Prove that $\left( \frac{p-1}{2} \right)! \equiv (-1)^n \mod p$, $n$ is quad. nonres. of $p$ $< p/2$.

Let $p$be a prime number with $p \equiv 3 \mod 4$. Prove that $\left( \frac{p-1}{2} \right)! \equiv (-1)^n \mod p$ where $n$ is the number of positive integers less than $p/2$ that are quadratic nonresidues of $p$.

I have tried solving this problem using the fact that $\left( \frac{p-1}{2}\right)! \equiv \pm 1 \mod p$ if and only if $p \equiv 3 \mod 4$. But I can't seem to bring the logic with the $n$ into the picture. Can you help?

$$1 \equiv \left(\left(\frac{p-1}{2}\right)!\right)^2 \equiv \prod_{k=1}^{\frac{p-1}{2}}k^2.$$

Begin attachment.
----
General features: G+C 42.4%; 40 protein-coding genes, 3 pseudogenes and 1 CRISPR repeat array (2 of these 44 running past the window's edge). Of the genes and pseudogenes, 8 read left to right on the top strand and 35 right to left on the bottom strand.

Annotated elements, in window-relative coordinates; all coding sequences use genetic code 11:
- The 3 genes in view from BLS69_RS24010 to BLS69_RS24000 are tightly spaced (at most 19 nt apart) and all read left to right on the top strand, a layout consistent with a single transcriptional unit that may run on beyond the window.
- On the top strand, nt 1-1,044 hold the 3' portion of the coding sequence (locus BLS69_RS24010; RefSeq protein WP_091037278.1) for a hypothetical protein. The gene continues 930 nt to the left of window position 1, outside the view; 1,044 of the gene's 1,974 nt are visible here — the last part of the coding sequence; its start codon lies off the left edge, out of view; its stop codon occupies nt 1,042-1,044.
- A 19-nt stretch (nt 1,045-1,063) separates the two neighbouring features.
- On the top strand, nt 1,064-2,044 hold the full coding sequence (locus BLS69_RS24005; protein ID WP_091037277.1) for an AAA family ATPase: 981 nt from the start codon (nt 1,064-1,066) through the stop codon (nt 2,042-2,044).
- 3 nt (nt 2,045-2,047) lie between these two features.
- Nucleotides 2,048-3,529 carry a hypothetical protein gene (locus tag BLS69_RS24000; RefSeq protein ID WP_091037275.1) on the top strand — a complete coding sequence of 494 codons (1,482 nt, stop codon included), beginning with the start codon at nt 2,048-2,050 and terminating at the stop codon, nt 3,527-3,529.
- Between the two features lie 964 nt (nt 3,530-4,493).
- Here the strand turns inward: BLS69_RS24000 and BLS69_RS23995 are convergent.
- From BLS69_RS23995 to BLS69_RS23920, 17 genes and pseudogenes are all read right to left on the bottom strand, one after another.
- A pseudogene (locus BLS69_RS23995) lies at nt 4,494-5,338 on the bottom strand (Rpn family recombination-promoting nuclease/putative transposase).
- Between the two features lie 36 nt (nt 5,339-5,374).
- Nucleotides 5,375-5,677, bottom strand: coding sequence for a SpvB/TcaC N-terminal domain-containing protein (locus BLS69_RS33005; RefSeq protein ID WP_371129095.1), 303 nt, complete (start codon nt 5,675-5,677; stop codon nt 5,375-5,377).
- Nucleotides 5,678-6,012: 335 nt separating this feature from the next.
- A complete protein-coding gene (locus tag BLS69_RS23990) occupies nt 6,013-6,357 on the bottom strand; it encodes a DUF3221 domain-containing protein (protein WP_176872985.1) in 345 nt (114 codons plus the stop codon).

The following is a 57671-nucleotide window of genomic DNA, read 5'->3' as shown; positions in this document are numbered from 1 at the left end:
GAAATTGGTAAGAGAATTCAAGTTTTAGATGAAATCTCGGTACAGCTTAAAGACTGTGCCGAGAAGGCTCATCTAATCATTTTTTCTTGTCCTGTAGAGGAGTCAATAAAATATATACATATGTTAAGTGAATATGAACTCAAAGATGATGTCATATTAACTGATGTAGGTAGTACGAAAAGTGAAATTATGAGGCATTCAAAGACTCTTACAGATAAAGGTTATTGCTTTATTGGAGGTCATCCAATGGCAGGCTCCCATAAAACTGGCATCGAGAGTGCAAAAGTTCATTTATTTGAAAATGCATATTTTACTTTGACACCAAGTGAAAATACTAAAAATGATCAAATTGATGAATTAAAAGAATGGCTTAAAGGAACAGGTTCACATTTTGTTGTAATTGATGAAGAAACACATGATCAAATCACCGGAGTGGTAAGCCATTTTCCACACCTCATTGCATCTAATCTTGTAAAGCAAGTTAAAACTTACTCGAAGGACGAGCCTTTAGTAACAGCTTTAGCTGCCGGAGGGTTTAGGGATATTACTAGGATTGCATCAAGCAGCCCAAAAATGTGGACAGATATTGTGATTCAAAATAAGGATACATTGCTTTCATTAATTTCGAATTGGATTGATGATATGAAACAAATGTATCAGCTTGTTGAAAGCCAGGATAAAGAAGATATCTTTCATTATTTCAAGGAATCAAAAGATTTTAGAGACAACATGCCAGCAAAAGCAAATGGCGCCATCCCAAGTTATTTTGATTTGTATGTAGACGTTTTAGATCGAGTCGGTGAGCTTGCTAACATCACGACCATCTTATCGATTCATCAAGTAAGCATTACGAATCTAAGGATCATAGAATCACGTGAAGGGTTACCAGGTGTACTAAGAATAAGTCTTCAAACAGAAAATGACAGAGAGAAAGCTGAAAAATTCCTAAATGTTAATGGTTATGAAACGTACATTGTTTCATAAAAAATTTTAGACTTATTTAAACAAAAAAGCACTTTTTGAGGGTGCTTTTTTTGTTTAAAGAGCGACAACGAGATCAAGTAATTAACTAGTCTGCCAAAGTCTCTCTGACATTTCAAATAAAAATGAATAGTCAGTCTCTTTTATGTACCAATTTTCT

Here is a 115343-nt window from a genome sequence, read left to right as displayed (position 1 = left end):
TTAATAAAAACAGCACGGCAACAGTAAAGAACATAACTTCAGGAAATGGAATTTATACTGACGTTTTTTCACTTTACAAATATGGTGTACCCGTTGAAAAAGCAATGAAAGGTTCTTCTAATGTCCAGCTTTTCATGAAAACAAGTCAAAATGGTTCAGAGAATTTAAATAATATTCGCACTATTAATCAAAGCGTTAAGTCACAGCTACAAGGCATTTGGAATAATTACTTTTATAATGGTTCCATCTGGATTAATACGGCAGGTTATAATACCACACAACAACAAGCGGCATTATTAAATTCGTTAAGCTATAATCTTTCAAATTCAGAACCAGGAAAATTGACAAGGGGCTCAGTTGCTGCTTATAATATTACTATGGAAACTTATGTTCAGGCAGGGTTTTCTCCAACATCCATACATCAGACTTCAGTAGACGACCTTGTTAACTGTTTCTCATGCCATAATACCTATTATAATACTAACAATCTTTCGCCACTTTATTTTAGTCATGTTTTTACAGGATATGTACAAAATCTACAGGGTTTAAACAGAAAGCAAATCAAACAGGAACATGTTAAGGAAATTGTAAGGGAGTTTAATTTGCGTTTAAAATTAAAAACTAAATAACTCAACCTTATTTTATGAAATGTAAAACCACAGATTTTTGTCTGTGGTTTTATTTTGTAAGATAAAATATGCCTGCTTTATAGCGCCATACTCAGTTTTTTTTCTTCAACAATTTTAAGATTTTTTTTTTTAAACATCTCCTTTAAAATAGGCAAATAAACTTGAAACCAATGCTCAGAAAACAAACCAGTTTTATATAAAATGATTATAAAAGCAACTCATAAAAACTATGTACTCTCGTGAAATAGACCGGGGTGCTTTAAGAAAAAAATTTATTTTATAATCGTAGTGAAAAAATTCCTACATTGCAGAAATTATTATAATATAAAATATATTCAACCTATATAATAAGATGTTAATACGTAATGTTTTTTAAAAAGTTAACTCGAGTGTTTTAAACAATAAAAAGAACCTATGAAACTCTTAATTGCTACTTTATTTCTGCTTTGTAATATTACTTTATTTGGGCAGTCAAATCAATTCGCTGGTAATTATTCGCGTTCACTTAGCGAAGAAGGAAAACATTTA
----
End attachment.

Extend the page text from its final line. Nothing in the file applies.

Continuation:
Now write the squares $> \frac{p-1}{2}$ as $k^2 = p-r$ with $r \leqslant \frac{p-1}{2}$. Count the $-1$s.
• Aha, so is the idea that since all of the $(p-1)/2$ quadratic residues are congruent to $1^2,2^2,3^2,\ldots,[(p-1)/2]^2$, the squares outside this set must be quadratic nonresidues? But in the product $\prod_{k=1}^{(p-1)/2} k^2$ I don't see any squares out of this set. – Numbersandsoon Nov 5 '13 at 20:37
• No, if the residue of $k^2$ is $> \frac{p-1}{2}$, then write $k^2 = p-r_k$ with $r_k \leqslant \frac{p-1}{2}$. Otherwise, write $k^2 = r_k$ with $r_k \leqslant \frac{p-1}{2}$. Then you have $$1 \equiv \prod_{k=1}^{(p-1)/2} \pm r_k = (-1)^n\prod_{k=1}^{(p-1)/2}r_k.$$ Now look sharp to see that that is exactly the equation you want. – Daniel Fischer Nov 5 '13 at 20:47